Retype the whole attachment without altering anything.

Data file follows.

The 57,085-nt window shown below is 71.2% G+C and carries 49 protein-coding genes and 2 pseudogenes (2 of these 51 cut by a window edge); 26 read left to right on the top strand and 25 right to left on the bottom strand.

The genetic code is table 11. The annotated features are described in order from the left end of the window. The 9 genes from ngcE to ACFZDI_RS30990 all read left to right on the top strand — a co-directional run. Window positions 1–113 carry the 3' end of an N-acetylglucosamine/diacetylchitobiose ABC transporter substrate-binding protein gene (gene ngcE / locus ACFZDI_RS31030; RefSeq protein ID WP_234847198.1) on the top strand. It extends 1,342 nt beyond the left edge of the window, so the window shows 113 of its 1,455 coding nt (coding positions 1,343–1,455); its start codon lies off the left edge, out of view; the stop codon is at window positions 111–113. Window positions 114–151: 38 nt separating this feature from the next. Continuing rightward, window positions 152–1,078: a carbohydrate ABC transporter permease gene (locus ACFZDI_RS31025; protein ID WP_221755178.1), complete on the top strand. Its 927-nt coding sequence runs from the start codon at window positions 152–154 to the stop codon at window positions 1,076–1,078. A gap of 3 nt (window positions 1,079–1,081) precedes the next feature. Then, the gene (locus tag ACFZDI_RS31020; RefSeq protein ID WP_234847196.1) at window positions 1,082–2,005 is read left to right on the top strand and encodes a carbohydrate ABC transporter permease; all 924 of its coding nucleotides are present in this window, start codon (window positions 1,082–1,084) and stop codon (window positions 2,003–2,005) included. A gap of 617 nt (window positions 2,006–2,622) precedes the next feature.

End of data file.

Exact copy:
The 57,085-nt window shown below is 71.2% G+C and carries 49 protein-coding genes and 2 pseudogenes (2 of these 51 cut by a window edge); 26 read left to right on the top strand and 25 right to left on the bottom strand.

The genetic code is table 11. The annotated features are described in order from the left end of the window. The 9 genes from ngcE to ACFZDI_RS30990 all read left to right on the top strand — a co-directional run. Window positions 1–113 carry the 3' end of an N-acetylglucosamine/diacetylchitobiose ABC transporter substrate-binding protein gene (gene ngcE / locus ACFZDI_RS31030; RefSeq protein ID WP_234847198.1) on the top strand. It extends 1,342 nt beyond the left edge of the window, so the window shows 113 of its 1,455 coding nt (coding positions 1,343–1,455); its start codon lies off the left edge, out of view; the stop codon is at window positions 111–113. Window positions 114–151: 38 nt separating this feature from the next. Continuing rightward, window positions 152–1,078: a carbohydrate ABC transporter permease gene (locus ACFZDI_RS31025; protein ID WP_221755178.1), complete on the top strand. Its 927-nt coding sequence runs from the start codon at window positions 152–154 to the stop codon at window positions 1,076–1,078. A gap of 3 nt (window positions 1,079–1,081) precedes the next feature. Then, the gene (locus tag ACFZDI_RS31020; RefSeq protein ID WP_234847196.1) at window positions 1,082–2,005 is read left to right on the top strand and encodes a carbohydrate ABC transporter permease; all 924 of its coding nucleotides are present in this window, start codon (window positions 1,082–1,084) and stop codon (window positions 2,003–2,005) included. A gap of 617 nt (window positions 2,006–2,622) precedes the next feature.